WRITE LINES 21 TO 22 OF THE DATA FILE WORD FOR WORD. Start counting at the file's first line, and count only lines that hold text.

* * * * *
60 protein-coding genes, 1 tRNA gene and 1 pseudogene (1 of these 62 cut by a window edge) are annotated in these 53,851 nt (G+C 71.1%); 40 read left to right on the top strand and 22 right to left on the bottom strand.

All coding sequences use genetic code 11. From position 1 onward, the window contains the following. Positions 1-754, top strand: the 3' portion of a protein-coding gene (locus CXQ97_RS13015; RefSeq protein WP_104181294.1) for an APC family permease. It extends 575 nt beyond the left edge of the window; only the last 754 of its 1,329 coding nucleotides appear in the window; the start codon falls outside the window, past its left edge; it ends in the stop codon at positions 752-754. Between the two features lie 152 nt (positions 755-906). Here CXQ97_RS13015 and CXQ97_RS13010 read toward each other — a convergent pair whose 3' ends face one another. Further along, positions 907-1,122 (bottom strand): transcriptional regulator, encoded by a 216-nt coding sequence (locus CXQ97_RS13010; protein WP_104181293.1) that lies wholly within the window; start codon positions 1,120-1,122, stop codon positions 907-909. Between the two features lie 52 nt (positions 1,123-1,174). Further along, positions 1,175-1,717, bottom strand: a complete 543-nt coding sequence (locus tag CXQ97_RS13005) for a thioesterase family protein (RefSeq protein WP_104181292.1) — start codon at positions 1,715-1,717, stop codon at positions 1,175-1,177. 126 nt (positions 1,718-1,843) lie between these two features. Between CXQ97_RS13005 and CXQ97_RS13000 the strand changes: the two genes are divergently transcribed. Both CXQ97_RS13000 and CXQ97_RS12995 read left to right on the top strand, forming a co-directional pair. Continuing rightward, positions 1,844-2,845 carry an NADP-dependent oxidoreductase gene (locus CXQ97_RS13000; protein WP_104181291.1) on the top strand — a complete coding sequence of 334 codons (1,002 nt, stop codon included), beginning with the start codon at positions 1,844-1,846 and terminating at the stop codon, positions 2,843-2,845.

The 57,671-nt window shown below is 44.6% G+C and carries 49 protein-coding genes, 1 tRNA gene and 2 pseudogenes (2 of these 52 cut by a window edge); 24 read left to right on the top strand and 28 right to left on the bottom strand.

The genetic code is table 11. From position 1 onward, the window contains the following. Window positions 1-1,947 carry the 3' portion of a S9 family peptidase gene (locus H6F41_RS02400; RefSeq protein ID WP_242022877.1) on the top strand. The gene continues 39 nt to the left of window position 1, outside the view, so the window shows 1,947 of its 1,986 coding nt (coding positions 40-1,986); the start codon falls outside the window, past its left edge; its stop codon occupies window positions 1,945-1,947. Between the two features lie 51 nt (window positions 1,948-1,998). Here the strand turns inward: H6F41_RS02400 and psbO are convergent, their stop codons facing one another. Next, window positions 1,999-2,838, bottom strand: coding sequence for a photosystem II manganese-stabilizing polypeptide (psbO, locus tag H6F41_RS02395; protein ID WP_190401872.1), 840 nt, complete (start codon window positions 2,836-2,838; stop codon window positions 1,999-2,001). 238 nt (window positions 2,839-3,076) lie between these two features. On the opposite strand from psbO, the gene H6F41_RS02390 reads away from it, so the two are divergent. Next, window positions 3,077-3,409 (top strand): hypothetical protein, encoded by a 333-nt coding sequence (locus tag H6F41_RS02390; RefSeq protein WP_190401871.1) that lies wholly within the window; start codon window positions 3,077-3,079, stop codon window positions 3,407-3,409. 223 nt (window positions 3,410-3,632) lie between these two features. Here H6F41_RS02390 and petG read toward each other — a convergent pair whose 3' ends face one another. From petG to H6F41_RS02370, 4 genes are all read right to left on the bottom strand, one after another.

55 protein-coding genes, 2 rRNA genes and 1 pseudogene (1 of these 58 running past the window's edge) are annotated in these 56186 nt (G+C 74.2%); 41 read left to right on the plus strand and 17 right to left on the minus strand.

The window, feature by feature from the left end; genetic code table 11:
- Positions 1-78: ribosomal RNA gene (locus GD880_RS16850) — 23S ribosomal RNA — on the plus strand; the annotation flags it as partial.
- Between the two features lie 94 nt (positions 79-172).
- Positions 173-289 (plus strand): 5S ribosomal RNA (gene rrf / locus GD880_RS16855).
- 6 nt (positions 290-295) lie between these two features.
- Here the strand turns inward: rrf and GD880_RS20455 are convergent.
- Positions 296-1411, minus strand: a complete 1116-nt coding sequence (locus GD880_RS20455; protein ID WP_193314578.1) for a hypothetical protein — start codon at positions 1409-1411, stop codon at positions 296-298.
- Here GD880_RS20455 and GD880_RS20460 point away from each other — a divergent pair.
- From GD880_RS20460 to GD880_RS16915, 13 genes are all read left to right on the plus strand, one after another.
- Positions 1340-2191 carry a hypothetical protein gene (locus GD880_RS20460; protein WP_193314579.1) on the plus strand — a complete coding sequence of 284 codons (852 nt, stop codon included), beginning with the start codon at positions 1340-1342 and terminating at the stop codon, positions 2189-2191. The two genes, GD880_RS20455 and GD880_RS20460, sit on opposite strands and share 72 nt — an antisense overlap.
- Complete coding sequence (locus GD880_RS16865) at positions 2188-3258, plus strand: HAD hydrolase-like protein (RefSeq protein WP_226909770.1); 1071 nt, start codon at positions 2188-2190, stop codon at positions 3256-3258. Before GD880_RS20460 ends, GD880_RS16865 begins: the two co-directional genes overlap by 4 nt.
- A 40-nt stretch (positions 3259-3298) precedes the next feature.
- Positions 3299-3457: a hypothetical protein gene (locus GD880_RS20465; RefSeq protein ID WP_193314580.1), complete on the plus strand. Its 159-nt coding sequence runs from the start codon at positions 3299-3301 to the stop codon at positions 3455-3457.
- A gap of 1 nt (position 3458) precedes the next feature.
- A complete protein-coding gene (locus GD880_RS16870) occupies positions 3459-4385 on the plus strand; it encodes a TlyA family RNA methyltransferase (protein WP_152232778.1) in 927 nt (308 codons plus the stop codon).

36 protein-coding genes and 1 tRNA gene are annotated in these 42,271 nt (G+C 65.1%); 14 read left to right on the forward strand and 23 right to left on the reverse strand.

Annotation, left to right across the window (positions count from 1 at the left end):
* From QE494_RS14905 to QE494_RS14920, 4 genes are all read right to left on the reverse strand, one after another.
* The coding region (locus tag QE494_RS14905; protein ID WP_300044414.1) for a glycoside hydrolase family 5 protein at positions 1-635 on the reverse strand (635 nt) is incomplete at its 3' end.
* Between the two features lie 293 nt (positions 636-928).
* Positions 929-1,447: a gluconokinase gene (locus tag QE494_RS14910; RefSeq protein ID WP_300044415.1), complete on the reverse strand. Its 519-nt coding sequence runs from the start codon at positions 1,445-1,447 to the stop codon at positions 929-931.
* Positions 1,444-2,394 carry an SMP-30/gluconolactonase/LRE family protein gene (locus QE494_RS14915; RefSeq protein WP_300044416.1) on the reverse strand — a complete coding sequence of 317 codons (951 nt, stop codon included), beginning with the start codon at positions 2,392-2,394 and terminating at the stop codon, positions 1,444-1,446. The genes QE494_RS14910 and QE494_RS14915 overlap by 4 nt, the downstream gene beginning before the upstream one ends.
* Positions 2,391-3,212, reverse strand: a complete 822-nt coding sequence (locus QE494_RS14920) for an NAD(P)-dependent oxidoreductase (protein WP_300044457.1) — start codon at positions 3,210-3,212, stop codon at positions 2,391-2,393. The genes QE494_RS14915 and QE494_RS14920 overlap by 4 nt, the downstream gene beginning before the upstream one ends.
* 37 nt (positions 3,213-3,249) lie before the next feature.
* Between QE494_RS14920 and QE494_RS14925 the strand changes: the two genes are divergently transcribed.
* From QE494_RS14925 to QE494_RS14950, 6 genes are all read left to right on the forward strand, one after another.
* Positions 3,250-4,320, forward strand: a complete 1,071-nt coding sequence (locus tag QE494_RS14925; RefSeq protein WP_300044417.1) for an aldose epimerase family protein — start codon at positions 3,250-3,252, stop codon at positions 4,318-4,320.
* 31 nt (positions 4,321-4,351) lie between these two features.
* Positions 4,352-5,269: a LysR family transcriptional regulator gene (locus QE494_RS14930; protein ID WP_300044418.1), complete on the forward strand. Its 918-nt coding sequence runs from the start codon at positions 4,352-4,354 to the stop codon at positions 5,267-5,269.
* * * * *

36 protein-coding genes and 1 tRNA gene are annotated in these 42,271 nt (G+C 65.1%); 14 read left to right on the forward strand and 23 right to left on the reverse strand.

Annotation, left to right across the window (positions count from 1 at the left end):